What's New for 2006
Other than package and trim level revisions, there are no significant changes to the Chevy Colorado for 2006.
Slightly larger than the S-10 truck that it replaced, the Chevrolet Colorado is bigger, bolder and more refined than any compact Chevy truck in years. Built on a tough ladder frame chassis, the Colorado offers three body styles, two- and four-wheel drive and a choice of two Vortec inline engines.
Derived directly from the 4.2-liter straight six found in the TrailBlazer SUV, the Colorado's all-aluminum four- and five-cylinder power plants are the most technologically advanced engines ever offered in a compact Chevy truck. Both engines use dual-overhead camshafts, four valves per cylinder and electronic throttle control to deliver a broad range of peak torque that extends from 1,200 to 5,600 rpm on the standard 2.8-liter four-cylinder, and from 1,400 to 5,200 rpm on the optional 3.5-liter five-cylinder. Both engines offer a choice of a four-speed automatic or a five-speed manual. The suspension consists of a solid rear axle with leaf springs and an independent coil spring front suspension. An off-road package swaps out the coil springs for torsion bars, while a sport package adds an anti-sway bar in back.
Off-road enthusiasts will also appreciate the Colorado's dual-speed push-button transfer case as well as the optional locking rear differential. Since the majority of compact truck buyers purchase their vehicles for personal use, the Chevrolet Colorado was given a more refined and feature-laden cabin than the S-10. The overall design is simple, with rotary dials for the climate control system and a large radio faceplate for easy control of the XM Satellite Radio-compatible audio system. Extended cab Colorado models feature reverse-opening rear doors on both sides for easier access to the backseats, while the larger crew cab models offer a 60/40-split-folding rear seat that can accommodate three adults. Side curtain airbags are available that provide head protection in the event of a side impact or rollover accident. Standard antilock brakes and optional traction control on 2WD models further contribute to the Colorado's complement of safety features.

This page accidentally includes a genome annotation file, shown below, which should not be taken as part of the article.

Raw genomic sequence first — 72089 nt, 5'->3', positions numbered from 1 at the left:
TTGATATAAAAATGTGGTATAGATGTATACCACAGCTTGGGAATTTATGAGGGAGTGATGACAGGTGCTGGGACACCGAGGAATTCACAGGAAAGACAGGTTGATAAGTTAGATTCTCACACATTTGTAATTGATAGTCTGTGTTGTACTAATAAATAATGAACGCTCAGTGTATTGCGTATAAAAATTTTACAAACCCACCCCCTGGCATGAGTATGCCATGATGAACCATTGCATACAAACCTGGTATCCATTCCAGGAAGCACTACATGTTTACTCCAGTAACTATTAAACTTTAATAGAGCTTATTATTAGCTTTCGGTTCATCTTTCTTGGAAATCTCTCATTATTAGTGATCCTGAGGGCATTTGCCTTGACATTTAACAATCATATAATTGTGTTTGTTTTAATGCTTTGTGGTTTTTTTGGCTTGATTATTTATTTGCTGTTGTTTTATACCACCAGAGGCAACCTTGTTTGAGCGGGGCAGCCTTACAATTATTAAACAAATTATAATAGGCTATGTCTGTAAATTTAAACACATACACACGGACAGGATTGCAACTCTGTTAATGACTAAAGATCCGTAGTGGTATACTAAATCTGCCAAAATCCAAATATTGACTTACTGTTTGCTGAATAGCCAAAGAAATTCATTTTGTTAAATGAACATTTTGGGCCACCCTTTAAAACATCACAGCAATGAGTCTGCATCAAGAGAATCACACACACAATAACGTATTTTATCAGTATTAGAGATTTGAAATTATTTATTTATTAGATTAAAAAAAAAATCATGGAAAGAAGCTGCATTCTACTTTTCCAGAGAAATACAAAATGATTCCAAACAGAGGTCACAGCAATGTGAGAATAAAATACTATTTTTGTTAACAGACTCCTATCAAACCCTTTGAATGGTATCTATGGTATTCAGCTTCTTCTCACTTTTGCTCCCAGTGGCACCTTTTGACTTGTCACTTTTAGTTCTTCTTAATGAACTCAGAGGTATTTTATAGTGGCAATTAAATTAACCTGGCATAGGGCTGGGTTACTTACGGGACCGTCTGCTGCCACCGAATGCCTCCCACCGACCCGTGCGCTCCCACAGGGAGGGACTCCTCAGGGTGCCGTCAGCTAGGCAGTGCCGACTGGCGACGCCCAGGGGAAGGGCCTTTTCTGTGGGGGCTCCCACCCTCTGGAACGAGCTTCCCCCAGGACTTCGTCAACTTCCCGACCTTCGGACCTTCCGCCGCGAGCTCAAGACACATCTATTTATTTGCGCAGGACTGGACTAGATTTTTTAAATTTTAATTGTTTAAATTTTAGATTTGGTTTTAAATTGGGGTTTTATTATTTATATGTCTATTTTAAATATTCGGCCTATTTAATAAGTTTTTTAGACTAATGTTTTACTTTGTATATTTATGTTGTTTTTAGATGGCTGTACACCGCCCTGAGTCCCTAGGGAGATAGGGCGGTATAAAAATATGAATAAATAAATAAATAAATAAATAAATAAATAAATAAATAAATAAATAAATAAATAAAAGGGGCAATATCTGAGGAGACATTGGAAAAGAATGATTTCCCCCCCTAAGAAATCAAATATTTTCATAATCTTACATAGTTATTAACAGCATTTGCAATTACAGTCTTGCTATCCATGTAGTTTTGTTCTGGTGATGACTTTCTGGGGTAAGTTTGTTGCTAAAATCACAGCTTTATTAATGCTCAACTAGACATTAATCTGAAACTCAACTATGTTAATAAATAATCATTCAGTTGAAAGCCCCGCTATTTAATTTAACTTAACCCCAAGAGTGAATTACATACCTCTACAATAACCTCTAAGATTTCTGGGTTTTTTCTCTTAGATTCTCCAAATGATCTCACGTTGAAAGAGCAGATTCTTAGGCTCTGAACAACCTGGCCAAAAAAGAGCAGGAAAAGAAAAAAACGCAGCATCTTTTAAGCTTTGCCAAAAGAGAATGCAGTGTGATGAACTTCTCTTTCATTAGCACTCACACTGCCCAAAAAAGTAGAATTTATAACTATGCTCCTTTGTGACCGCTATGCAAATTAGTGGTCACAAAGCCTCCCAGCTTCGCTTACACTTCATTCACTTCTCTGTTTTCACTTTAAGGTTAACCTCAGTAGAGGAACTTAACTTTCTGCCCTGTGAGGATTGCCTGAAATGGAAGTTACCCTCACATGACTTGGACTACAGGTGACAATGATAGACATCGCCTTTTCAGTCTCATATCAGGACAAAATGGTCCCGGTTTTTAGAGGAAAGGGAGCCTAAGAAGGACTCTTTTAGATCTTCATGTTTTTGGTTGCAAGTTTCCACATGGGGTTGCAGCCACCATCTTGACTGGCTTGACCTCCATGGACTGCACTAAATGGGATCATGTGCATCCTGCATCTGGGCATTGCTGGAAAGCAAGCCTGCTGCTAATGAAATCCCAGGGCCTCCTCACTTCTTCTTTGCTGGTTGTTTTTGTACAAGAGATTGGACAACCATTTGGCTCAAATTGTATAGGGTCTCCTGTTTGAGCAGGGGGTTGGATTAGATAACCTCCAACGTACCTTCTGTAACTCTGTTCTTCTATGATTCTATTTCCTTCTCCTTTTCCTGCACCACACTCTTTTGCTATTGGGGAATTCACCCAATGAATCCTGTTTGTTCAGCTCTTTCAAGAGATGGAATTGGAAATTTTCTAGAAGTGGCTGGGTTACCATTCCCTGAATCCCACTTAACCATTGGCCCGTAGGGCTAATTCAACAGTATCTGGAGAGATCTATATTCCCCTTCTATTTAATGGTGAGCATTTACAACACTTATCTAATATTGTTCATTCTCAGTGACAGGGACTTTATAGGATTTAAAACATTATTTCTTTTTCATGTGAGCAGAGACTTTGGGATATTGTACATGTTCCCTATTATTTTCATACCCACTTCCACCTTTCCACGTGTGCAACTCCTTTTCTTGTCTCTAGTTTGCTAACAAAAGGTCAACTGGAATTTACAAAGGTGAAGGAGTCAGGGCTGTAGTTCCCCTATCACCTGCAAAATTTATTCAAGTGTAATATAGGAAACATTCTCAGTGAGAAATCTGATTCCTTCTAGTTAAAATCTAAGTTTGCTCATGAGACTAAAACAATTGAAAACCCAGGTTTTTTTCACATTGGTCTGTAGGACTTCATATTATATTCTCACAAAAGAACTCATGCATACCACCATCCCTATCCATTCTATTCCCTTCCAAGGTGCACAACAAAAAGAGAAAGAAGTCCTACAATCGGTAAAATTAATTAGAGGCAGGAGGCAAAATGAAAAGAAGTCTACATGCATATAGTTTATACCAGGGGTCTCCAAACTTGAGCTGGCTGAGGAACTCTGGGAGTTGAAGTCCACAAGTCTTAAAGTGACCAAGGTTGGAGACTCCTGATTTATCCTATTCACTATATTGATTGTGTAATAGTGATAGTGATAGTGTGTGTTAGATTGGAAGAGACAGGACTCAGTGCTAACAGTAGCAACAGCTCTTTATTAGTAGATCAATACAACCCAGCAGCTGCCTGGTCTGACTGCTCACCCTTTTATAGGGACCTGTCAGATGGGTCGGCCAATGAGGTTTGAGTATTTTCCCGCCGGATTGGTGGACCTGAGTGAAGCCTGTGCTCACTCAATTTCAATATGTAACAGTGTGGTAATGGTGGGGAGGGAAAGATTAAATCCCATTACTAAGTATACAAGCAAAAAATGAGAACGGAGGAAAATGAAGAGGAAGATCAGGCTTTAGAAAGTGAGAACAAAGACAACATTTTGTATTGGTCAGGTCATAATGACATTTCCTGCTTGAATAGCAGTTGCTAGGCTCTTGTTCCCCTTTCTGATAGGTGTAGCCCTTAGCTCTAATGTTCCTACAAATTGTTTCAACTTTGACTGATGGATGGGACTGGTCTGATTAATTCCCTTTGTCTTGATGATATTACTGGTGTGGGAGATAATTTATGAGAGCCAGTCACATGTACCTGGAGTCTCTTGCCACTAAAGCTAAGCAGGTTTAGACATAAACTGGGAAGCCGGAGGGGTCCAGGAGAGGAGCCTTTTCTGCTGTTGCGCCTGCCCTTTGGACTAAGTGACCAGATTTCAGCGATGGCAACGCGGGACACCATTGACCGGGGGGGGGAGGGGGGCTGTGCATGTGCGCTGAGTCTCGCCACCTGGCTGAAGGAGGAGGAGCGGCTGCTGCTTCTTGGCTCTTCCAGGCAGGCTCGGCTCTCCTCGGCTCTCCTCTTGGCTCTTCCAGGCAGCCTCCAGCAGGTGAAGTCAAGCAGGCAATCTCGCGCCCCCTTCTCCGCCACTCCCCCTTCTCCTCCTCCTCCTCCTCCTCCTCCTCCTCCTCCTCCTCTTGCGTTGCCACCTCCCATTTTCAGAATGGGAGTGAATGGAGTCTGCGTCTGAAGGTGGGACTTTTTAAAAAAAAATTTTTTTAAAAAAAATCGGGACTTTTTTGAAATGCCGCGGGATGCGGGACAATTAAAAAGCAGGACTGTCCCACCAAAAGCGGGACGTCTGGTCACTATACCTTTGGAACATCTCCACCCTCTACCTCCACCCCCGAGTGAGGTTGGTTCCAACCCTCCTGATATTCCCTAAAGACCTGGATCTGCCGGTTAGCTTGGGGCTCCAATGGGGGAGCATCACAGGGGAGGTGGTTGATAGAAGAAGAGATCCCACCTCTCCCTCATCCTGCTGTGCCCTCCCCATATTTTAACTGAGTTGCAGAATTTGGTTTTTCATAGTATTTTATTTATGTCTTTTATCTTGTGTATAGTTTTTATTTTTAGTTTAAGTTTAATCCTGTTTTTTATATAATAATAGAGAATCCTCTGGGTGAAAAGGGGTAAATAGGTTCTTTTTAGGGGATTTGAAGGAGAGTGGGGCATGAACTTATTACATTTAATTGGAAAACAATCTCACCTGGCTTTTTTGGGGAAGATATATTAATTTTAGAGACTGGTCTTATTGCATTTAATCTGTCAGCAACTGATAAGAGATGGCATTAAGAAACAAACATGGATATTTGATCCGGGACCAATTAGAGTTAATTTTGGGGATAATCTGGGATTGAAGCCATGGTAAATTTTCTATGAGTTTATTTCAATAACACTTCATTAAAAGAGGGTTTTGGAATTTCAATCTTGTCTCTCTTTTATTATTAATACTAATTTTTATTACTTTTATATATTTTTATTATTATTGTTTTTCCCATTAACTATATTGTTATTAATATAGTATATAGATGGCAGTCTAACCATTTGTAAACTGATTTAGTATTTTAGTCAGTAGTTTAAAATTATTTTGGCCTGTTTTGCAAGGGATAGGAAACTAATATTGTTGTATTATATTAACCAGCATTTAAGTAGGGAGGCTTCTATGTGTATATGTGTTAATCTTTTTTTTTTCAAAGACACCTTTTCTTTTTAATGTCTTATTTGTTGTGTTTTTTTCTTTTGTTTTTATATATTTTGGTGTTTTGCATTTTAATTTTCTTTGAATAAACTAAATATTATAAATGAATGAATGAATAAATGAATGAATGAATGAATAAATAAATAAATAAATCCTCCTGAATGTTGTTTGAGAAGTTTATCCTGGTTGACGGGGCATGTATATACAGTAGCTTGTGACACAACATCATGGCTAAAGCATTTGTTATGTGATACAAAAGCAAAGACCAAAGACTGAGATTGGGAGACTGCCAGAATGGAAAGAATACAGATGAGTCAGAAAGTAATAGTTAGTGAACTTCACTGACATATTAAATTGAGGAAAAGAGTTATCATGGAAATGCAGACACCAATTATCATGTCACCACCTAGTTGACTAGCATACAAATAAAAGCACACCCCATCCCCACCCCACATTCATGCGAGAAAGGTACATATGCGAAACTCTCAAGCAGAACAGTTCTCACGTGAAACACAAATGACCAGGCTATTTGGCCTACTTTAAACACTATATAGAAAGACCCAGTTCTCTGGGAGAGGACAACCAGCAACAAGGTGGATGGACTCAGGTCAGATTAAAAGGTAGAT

On paper, the 2006 Chevrolet Colorado offers all the necessary ingredients to satisfy the majority of compact pickup buyers. The engines provides both efficiency and power, and with three body styles to choose from in both two- and four-wheel drive, finding a configuration that meets your needs isn't too difficult. The problem is, the Colorado feels cheap, even in a class of vehicles where functionality and value come before upscale accommodations. The doors are lightweight and tinny, and the first thing you'll notice when you slide behind the wheel is how low-grade the dash looks and rough the upholstery feels. Out on the road, neither the four- or five-cylinder engine provides acceleration on par with V6 and V8 engines offered by the Dakota, Frontier and Tacoma. If you're shopping for a small pickup, make sure you explore all the options before settling on the Chevy Colorado.